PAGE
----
Adaptations in human neuromuscular function following prolonged unweighting: Neurological and skeletal muscle properties and countermeasure efficacy
Date of Award
Doctor of Philosophy (PhD)
Lori L. Ploutz-Snyder
Neuromuscular, Unweighting, Skeletal muscle, Disuse
Medicine and Health Sciences
The purposes of these experiments were to determine the adaptations in plantarflexor muscle and neural function following prolonged periods of unweighting in human subjects, and evaluate the efficacy of two different types of interventions (applied ischemia [ISC] and motor imagery [MI] at mitigating the disuse-induced dysfunction. A total of eighteen subjects completed the experiments. Twice before and immediately following 4-weeks of unilateral lower limb suspension (ULLS; experimental disuse model) we utilized a combination of voluntary and electrically stimulated muscle contractions coupled with measurements of electromyography, muscle force and magnetic resonance imaging to gain insight into the electrophysiological function of the plantarflexor muscles and the motorneurons that innervates it, along with assessments of muscle morphology, and force-frequency and force-speed characteristics.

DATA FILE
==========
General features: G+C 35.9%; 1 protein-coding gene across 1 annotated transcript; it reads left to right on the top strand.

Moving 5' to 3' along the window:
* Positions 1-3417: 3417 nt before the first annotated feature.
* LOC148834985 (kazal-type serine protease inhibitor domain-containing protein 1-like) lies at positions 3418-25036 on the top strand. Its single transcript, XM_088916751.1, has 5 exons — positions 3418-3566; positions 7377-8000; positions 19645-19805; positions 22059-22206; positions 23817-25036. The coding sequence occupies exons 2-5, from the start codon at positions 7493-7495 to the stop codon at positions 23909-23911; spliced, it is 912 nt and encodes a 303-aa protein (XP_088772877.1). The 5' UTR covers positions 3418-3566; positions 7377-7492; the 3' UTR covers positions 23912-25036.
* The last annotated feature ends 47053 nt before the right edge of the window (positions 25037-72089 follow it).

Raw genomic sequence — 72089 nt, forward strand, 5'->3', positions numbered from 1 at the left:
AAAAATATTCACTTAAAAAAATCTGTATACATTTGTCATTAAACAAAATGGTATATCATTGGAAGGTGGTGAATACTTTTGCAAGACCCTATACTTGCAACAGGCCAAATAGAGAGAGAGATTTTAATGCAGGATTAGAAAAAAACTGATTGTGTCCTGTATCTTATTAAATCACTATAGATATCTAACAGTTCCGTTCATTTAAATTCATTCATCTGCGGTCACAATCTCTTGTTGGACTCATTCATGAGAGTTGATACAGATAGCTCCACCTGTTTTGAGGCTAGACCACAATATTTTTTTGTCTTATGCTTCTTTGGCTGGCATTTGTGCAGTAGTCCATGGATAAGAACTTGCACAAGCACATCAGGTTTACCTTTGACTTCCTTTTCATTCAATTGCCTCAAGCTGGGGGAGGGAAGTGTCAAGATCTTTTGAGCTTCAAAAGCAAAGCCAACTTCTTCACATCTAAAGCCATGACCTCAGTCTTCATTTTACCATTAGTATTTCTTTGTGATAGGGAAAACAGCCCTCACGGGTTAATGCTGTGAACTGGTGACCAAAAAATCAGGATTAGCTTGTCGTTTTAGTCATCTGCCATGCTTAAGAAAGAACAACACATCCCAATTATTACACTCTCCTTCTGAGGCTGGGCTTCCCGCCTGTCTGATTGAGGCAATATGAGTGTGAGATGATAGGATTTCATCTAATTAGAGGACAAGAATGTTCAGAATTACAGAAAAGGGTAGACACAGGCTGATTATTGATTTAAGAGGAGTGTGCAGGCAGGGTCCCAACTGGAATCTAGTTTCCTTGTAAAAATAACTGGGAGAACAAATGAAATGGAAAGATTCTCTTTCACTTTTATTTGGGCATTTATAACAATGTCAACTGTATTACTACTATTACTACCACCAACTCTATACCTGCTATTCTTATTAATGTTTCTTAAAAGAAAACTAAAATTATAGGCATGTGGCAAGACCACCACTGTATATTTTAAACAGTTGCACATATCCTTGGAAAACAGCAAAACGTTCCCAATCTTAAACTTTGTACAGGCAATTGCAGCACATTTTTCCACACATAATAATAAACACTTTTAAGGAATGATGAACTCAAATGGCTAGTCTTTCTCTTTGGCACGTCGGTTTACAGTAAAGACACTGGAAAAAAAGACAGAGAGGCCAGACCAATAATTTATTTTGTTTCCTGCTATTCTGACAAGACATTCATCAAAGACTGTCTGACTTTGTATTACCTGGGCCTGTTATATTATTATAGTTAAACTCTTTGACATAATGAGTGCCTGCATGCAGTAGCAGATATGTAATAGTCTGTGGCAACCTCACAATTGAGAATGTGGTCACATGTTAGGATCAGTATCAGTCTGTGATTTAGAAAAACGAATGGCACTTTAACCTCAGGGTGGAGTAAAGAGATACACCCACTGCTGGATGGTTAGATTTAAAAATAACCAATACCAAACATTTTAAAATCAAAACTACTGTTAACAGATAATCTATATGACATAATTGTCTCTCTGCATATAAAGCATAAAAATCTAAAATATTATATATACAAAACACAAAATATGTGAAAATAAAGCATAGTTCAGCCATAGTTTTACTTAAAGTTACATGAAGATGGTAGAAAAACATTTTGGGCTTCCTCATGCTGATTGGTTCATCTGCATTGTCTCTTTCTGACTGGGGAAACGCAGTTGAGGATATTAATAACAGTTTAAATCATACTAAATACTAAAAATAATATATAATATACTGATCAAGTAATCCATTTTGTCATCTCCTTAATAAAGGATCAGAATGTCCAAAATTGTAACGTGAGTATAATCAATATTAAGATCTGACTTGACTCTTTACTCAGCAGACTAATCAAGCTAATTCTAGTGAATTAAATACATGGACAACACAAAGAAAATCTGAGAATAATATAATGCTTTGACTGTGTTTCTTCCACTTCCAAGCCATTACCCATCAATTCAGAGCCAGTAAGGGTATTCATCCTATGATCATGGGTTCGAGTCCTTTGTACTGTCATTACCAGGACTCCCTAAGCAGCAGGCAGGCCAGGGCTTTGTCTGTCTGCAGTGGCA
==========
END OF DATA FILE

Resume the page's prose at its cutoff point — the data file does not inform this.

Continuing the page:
Within this dissertation the results from the aforementioned experiments are presented. Chapter III assesses the reliability of the utilized tests to evaluate in vivo neuromuscular function, while chapters IV and V present the findings on unweighting-induced alterations in skeletal muscle and neurological function along with the efficacy of the respective countermeasures.
Additionally, in fulfillment of degree requirements, this dissertation contains a science education component. This study investigated the role of personal relevance on learning and memory, and is presented in Chapter VII.
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Clark, Brian C., "Adaptations in human neuromuscular function following prolonged unweighting: Neurological and skeletal muscle properties and countermeasure efficacy" (2006). Exercise Science - Dissertations. Paper 2.